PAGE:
The piSight HMD is light (weighing less than 2 pounds), stable, comfortable, and adjustable to an individual’s head and eye shape, but Sensics still wants to make the technology more lightweight and efficient. Currently, piSight can be used with a variety of virtual reality software and platforms, including OpenSceneGraph on Linux and WorldViz products on Windows.
The piSight also offers high resolution “better than an HDTV display,” according to Brown, with the NASA model displaying 12 screens per eye; lower-end models have as few as 3 screens per eye. Other commercially available HMDs usually offer fewer screens, fewer cameras, or poorer resolution, which leads to either a much smaller field of vision (i.e., no peripheral vision) or a poor-quality image that appears pixilated or stretched. With more screens per eye, however, each display can offer a slightly different orientation, forming a concave arrangement that wraps around the eye, and projecting a different and more realistic perspective. In a higher-end model, the user can see in high resolution for 150 degrees, which is almost as wide as the natural range for humans. “The operator basically sees a field-of-view that has virtually no limitations,” Brown notes.
The piSight camera array captures panoramic, high-resolution live video, which a user views while wearing the piSight HMD. Video is compressed, sent over a network, and then displayed inside the HMD. This interface may be able to support astronauts and engineers on Earth with various tasks like repairs and maintenance in high-risk environments. An astronaut in orbit, for example, could use the piSight remotely to control a robot on the surface of the Moon and examine the surrounding environment in real time. The system could also enhance safety on Earth by enabling remote operation of machinery in biohazard, defense, or medical environments, without requiring physical access to the site. In an emergency involving hazardous materials, a human operator could use the piSight system to remedy the situation from a safe location.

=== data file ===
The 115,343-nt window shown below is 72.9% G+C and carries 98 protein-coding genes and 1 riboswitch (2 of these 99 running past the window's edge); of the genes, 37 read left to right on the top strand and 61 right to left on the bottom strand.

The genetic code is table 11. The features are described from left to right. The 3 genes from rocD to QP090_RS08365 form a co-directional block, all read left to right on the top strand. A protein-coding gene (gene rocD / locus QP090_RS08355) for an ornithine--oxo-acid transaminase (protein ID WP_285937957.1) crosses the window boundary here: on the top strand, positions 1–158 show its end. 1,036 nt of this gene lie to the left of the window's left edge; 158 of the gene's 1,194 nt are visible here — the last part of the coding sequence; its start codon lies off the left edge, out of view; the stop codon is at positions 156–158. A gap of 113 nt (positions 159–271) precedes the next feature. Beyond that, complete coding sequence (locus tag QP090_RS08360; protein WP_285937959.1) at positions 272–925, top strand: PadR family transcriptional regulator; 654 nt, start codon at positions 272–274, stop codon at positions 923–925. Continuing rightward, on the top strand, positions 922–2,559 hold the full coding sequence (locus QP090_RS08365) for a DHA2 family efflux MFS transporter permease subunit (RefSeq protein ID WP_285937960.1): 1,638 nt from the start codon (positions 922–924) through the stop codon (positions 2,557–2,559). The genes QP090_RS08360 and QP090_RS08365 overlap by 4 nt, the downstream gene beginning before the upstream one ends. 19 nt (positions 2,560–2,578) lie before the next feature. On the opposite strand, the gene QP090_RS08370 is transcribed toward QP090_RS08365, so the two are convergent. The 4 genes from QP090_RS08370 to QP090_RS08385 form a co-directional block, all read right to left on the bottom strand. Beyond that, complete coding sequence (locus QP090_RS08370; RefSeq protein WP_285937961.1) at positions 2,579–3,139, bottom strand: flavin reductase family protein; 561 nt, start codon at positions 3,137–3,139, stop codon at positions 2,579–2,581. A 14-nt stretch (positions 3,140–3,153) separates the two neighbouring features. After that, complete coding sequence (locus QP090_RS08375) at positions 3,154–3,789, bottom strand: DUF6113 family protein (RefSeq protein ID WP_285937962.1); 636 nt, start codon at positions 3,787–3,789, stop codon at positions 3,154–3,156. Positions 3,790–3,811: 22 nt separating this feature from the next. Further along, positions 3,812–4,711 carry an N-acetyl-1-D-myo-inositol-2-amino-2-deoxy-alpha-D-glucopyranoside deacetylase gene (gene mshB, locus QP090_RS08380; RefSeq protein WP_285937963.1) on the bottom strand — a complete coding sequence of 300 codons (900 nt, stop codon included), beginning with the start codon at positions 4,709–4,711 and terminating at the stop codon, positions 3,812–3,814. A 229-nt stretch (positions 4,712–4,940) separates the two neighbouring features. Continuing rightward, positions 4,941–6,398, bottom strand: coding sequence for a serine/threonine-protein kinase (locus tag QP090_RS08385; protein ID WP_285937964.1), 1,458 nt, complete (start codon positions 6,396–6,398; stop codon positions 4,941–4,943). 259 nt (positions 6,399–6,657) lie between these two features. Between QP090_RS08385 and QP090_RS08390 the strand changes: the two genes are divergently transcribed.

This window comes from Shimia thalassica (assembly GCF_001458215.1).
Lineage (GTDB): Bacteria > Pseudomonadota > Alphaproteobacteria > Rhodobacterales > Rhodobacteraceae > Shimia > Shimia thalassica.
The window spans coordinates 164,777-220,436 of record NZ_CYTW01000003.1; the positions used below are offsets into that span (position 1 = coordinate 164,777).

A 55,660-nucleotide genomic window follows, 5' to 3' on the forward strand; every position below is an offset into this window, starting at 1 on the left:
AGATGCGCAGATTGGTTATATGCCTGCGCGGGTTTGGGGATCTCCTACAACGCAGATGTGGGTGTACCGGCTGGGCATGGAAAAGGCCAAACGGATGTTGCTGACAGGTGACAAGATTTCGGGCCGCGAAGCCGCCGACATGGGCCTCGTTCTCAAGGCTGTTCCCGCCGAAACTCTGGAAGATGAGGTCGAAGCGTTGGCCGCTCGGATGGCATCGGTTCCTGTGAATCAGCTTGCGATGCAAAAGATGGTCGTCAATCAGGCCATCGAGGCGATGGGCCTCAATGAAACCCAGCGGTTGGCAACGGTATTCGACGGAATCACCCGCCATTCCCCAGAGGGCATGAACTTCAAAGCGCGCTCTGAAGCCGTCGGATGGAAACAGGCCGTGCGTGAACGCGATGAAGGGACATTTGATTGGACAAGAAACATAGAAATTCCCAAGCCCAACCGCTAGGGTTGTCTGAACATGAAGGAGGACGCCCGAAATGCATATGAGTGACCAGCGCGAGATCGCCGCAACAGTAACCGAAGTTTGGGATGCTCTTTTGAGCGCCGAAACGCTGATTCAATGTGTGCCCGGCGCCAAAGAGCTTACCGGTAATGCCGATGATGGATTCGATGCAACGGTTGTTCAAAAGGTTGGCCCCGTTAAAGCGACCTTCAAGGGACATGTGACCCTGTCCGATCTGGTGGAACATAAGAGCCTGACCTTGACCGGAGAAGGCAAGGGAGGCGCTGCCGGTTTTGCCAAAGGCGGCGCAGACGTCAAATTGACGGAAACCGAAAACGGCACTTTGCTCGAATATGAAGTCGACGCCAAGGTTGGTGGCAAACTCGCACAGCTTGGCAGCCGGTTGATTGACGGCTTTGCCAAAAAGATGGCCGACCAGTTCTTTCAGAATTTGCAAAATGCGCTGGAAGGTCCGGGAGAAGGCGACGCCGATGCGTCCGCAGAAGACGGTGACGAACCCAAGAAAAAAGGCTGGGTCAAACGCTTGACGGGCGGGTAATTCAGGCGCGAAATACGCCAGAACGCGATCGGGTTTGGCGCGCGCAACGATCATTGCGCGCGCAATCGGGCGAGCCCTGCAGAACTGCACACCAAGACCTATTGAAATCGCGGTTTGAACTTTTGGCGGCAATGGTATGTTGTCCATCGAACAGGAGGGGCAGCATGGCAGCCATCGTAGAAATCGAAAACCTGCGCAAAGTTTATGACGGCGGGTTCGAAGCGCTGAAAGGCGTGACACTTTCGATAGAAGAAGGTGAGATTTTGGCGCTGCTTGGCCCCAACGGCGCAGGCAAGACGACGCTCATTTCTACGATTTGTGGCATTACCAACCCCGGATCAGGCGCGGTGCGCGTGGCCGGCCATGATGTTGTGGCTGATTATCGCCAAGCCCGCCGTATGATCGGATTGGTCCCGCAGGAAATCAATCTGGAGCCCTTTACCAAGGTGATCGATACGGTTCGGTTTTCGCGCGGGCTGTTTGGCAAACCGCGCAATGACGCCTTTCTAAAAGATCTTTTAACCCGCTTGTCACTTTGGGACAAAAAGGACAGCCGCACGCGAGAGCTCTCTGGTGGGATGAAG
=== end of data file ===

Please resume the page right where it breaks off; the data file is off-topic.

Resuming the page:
Sensics is finding success in the commercial sector, with sales of its products topping $1 million in 2007. Sensics is currently marketing the piSight to larger companies, since system prices start at about $27,500. Depending on customization and features, such as additional camera arrays for a wider field-of-vision, the units can cost up to $100,000.
Commercial applications for the piSight are only limited by customers’ imaginations. “Customers have been selecting the piSight systems for a variety of simulation, training, design, and research applications,” says Brown. An automobile designer uses the HMD to “sit” in the driver’s seat of an automobile and explore the design in a realistic, immersive experience before production begins. Other companies are beginning to use the piSight for training purposes that involve learning specific tasks in situations, such as teaching a quarterback a specific play or showing a soldier how to operate a certain piece of equipment. Clearly, NASA will not be alone in reaping the benefits from virtual reality systems like the piSight.
piSight™ is a trademark of Sensics Inc.
SoniWing™ is a trademark of InterSense Inc.
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Windows® is a registered trademark of Microsoft Corporation.